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able acquired action advance answer attention beautiful become better Boston called cause character child Committee common common schools considered course desire direct discipline duty effect evil exercise experience fact faithful feel give given habits hand heart human ideas important improvement individual influence Institute instruction intellectual interest kind knowledge labor lecture lesson living look manner matter means meet mental mind moral nature never object parents perfect persons practical preparation present principles profession proper published pupils question reason receive regard relation require respect rule scholars spirit success taught teacher teaching things thought tion true truth views whole write young youth
Page 9 - STUDIES serve for delight, for ornament, and for ability. Their chief use for delight, is in privateness and retiring; for ornament, is in discourse; and for ability, is in the judgment and disposition of business. For expert men can execute, and perhaps judge of particulars, one by one; but the general counsels, and the plots and marshalling of affairs, come best from those that are learned.
Page 9 - Reading maketh a full man; conference a ready man; and writing an exact man. And therefore, if a man write little, he had need have a great memory; if he confer little, he had need have a present wit; and if he read little, he had need have much cunning, to seem to know that he doth not. Histories make men wise; poets witty; the mathematics subtle; natural philosophy deep; moral grave; logic and rhetoric able to contend.
Page 9 - ... is good for the stone and reins, shooting for the lungs and breast, gentle walking for the stomach, riding for the head and the like...
Page 304 - O'er wayward childhood would'st thou hold firm rule, And sun thee in the light of happy faces ; Love, Hope, and Patience, these must be thy graces, And in thine own heart let them first keep school.
Page 367 - Nothing is more certain, than that our manners, our civilization, and all the good things which are connected with manners and with civilization, have, in this European world of ours, depended for ages upon two principles ; and were indeed the result of both combined ; I mean the spirit of a gentleman, and the spirit of religion.
Page 288 - Finally, brethren, whatsoever things are true, whatsoever things are honest, whatsoever things are just, whatsoever things are pure, whatsoever things are lovely, whatsoever things are of good report, — if there be any virtue, if there be any praise, think on these things.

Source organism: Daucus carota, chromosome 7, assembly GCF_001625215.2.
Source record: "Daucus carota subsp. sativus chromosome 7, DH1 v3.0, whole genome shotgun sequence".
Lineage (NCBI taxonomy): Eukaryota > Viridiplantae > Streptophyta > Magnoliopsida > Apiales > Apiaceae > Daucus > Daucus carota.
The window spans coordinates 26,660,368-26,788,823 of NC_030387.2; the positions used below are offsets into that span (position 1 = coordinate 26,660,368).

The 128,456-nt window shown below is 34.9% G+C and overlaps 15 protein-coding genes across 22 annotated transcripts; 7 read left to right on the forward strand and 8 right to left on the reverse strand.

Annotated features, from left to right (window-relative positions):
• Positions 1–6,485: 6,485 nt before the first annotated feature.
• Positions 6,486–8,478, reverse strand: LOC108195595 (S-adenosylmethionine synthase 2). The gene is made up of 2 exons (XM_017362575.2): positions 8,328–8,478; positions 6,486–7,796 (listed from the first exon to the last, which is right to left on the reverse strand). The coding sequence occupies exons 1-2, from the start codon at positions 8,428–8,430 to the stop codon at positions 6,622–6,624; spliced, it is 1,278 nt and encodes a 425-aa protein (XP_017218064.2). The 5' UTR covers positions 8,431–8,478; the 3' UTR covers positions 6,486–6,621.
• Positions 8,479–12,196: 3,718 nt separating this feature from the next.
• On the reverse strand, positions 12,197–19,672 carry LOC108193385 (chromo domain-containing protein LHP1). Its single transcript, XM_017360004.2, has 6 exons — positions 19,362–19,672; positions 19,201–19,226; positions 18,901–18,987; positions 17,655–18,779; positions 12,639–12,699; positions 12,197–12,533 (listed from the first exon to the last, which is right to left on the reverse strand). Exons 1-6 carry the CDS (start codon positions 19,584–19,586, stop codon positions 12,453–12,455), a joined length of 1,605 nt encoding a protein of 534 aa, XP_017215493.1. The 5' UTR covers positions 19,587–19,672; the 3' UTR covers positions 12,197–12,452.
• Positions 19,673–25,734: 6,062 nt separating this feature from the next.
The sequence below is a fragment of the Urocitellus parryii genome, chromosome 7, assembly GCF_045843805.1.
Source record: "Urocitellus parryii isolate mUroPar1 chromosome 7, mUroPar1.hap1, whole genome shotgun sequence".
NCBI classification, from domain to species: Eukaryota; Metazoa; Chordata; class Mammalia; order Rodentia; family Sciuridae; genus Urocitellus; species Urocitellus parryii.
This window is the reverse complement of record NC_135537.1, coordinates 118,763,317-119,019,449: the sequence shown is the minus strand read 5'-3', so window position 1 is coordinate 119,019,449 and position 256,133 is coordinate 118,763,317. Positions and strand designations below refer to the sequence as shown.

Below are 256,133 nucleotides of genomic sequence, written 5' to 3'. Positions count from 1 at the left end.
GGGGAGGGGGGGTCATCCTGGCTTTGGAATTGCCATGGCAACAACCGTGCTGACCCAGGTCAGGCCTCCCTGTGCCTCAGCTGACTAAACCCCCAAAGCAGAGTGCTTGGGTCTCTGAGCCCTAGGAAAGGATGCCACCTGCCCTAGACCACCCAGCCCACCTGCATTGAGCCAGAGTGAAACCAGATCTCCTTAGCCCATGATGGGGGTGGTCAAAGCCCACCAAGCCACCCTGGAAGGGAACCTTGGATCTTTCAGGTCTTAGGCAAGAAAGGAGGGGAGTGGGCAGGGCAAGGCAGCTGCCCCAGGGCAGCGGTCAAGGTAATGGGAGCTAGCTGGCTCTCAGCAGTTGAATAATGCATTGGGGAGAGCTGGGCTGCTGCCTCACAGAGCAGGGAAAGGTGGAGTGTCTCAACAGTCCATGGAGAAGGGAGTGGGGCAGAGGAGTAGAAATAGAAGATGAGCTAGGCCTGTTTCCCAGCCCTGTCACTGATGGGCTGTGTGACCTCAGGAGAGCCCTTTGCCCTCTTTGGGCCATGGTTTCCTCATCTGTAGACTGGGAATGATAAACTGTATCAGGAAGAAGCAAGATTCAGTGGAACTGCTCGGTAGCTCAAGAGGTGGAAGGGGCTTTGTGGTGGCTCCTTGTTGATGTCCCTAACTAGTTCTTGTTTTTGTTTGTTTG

Page 89 - LORD, with what care hast Thou begirt us round, Parents first season us : then schoolmasters Deliver us to laws ; they send us bound To rules of reason, holy messengers, Pulpits and Sundays, sorrow dogging sin, Afflictions sorted, anguish of all sizes, Fine nets and stratagems to catch us in, Bibles laid open, millions of surprises, Blessings beforehand, ties of gratefulness, The sound of glory ringing in our ears ; Without, our shame ; within, our consciences ; Angels and grace, eternal hopes and...
Page 191 - God be thanked for books. They are the voices of the distant and the dead, and make us heirs of the spiritual life of past ages.
Page 9 - To spend too much time in studies, is sloth ; to use them too much for ornament, is affectation; to make judgment wholly by their rules, is the humor of a scholar. They perfect nature, and are perfected by experience: for natural abilities are like natural plants, that need pruning by study; and studies themselves do give forth directions too much at large, except they be bounded in by experience. Crafty men contemn studies; simple men admire them; and wise men use them...
Page 163 - Talk not of wasted affection, affection never was wasted ; If it enrich not the heart of another, its waters, returning Back to their springs, like the rain, shall fill them full of refreshment ; That which the fountain sends forth returns again to the fountain.